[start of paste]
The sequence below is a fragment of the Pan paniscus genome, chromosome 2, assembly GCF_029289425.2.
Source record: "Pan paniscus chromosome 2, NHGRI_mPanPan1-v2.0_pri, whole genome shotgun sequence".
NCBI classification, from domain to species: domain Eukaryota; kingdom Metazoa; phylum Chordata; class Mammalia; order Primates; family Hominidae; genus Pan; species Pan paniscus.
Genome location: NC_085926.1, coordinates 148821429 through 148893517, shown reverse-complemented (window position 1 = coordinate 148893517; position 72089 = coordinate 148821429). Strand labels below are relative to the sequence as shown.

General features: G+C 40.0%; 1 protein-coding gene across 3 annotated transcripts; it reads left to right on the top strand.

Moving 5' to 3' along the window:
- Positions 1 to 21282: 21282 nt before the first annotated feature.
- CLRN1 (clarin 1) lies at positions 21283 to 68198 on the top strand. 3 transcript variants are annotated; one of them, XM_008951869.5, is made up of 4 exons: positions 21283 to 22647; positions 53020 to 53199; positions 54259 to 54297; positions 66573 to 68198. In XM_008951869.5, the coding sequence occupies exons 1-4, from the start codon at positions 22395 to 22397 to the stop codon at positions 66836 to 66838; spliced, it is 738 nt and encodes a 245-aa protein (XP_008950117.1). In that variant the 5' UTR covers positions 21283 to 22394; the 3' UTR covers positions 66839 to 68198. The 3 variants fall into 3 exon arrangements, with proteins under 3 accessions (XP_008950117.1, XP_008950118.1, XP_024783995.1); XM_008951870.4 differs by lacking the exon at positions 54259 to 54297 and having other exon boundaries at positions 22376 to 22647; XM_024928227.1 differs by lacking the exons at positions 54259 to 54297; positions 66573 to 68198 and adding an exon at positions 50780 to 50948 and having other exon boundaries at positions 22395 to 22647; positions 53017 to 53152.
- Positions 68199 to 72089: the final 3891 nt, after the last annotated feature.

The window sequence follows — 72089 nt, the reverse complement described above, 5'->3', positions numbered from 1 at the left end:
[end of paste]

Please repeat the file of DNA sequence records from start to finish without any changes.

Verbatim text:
The sequence below is a fragment of the Pan paniscus genome, chromosome 2, assembly GCF_029289425.2.
Source record: "Pan paniscus chromosome 2, NHGRI_mPanPan1-v2.0_pri, whole genome shotgun sequence".
NCBI classification, from domain to species: domain Eukaryota; kingdom Metazoa; phylum Chordata; class Mammalia; order Primates; family Hominidae; genus Pan; species Pan paniscus.
Genome location: NC_085926.1, coordinates 148821429 through 148893517, shown reverse-complemented (window position 1 = coordinate 148893517; position 72089 = coordinate 148821429). Strand labels below are relative to the sequence as shown.

General features: G+C 40.0%; 1 protein-coding gene across 3 annotated transcripts; it reads left to right on the top strand.

Moving 5' to 3' along the window:
- Positions 1 to 21282: 21282 nt before the first annotated feature.
- CLRN1 (clarin 1) lies at positions 21283 to 68198 on the top strand. 3 transcript variants are annotated; one of them, XM_008951869.5, is made up of 4 exons: positions 21283 to 22647; positions 53020 to 53199; positions 54259 to 54297; positions 66573 to 68198. In XM_008951869.5, the coding sequence occupies exons 1-4, from the start codon at positions 22395 to 22397 to the stop codon at positions 66836 to 66838; spliced, it is 738 nt and encodes a 245-aa protein (XP_008950117.1). In that variant the 5' UTR covers positions 21283 to 22394; the 3' UTR covers positions 66839 to 68198. The 3 variants fall into 3 exon arrangements, with proteins under 3 accessions (XP_008950117.1, XP_008950118.1, XP_024783995.1); XM_008951870.4 differs by lacking the exon at positions 54259 to 54297 and having other exon boundaries at positions 22376 to 22647; XM_024928227.1 differs by lacking the exons at positions 54259 to 54297; positions 66573 to 68198 and adding an exon at positions 50780 to 50948 and having other exon boundaries at positions 22395 to 22647; positions 53017 to 53152.
- Positions 68199 to 72089: the final 3891 nt, after the last annotated feature.

The window sequence follows — 72089 nt, the reverse complement described above, 5'->3', positions numbered from 1 at the left end: